Chichvarkin Released on Bail
- By Kristina Mikulova
- Sep. 11 2009 00:00
Fugitive tycoon Yevgeny Chichvarkin was briefly arrested in London on Monday and freed on bail of £100,000 ($166,000) ahead of extradition hearings, a British court said Thursday.
Chichvarkin was released after about two hours in custody upon paying bail, and a preliminary extradition hearing has been scheduled for Sept. 22, a Westminster Magistrates’ Court spokesman told The Moscow Times.
The Prosecutor General’s Office has charged Chichvarkin with kidnapping and extortion in connection to his activities as head of Yevroset, Russia’s leading cell phone retailer. It filed a formal extradition request for Chichvarkin to Britain in June. The businessman is also on Interpol’s most-wanted list.
In Moscow, the Foreign Ministry expressed hope that the Westminster court, which handles extradition requests in Britain, would rule in favor of the Russian prosecutors, who have been rebuffed in previous attempts to extradite prominent Russians fleeing from justice, like self-exiled billionaire Boris Berezovsky and former Chechen rebel envoy Akhmed Zakayev.
“Hopefully, this time the traditional situation will not be repeated in which a suspect who committed a clear criminal offense and whose extradition is being sought by Russia is presented as another victim of political persecution,” ministry spokesman Andrei Nesterenko told reporters, Interfax reported.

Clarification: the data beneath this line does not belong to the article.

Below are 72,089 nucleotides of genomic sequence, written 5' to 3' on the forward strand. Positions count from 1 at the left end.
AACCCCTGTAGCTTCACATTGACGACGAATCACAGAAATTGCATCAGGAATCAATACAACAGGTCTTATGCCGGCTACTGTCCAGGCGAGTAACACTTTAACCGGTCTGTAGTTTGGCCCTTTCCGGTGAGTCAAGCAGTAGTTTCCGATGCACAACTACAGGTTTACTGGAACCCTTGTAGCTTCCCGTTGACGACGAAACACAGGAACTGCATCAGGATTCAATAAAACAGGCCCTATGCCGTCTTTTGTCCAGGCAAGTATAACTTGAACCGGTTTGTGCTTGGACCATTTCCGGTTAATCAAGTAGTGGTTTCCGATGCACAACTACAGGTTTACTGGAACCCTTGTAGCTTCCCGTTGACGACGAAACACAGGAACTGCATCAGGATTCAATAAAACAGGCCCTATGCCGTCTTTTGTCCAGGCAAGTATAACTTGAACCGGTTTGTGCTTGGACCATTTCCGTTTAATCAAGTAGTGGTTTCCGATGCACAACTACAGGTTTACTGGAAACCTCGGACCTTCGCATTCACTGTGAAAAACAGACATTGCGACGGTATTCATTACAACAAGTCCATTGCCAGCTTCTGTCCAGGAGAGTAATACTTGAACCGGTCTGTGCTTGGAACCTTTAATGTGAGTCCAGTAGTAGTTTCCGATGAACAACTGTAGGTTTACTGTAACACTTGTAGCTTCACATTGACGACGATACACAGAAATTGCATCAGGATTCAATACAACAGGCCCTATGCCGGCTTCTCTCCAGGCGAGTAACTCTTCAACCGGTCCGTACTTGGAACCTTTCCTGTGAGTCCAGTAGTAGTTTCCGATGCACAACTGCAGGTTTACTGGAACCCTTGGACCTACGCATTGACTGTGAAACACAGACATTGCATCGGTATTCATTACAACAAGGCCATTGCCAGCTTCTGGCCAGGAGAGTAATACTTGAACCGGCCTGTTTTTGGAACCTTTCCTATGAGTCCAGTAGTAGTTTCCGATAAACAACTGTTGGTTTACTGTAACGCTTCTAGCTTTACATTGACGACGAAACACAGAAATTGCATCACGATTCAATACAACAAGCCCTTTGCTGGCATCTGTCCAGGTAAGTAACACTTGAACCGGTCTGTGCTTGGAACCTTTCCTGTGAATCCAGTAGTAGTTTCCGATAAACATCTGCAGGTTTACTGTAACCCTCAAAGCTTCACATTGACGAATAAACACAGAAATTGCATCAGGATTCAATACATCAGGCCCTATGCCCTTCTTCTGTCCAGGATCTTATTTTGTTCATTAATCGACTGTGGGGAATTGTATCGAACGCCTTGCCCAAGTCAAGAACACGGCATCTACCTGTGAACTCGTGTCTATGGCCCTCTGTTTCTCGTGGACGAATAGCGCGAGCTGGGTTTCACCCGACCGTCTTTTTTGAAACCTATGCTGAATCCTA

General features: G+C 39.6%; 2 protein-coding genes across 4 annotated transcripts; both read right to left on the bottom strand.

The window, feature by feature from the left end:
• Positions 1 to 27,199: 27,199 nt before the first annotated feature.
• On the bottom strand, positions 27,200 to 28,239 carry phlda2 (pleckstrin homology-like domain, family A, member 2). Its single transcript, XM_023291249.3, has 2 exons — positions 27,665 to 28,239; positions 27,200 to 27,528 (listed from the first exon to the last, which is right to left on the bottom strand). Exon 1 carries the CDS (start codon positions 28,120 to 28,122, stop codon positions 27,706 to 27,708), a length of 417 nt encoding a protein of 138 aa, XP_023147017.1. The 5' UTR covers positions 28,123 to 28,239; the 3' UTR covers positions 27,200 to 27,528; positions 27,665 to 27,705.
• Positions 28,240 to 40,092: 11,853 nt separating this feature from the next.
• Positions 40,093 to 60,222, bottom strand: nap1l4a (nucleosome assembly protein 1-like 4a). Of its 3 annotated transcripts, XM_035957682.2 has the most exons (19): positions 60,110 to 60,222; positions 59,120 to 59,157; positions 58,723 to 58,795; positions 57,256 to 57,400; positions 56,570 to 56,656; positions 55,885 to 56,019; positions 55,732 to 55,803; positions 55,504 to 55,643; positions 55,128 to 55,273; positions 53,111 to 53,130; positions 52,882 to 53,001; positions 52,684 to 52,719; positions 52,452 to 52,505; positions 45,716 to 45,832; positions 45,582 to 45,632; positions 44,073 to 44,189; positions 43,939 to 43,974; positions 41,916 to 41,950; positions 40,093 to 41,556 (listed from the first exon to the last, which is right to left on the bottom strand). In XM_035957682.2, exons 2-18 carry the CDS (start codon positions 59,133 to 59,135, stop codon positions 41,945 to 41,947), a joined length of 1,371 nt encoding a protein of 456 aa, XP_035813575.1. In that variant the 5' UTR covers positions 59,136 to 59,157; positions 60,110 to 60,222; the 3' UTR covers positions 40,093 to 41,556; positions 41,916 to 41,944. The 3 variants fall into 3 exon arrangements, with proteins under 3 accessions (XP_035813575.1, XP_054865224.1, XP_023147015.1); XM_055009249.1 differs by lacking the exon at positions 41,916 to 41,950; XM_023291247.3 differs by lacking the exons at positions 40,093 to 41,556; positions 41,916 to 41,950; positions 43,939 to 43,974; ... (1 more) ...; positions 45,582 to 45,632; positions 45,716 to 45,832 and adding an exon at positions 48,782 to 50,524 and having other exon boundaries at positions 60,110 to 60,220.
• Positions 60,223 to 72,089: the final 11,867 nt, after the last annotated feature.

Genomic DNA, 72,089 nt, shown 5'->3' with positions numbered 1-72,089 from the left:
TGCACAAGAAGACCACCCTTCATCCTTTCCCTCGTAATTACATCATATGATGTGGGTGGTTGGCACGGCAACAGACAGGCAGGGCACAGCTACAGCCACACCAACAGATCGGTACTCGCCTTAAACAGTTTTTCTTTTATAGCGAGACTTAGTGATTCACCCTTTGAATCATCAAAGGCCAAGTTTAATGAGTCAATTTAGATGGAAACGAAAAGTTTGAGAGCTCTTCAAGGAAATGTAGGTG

Before Chichvarkin, Zakayev was the only prominent Russian fugitive to be arrested on British soil. He was released after paying a bail of £50,000.
Chichvarkin’s Russian lawyer, Yury Gervis, said by telephone Thursday that his client “was free and still is free.” He claimed that the statement of the Westminster Magistrates’ Court is not correct, without elaborating.
Chichvarkin, the 34-year-old co-founder of Russia’s leading cell phone retailer Yevroset, faces charges that he took part in the 2003 abduction of the company’s shipping agent Andrei Vlaskin, who had allegedly stolen large quantities of mobile phones, as well as the extortion of money from him. If convicted on both charges, Chichvarkin could spend more than 30 years in jail.
He has lived in Britain since fleeing Russia in December and denies any wrongdoing.
“I am absolutely innocent, and I will be proving it to the British court,” he told Reuters by telephone last Friday.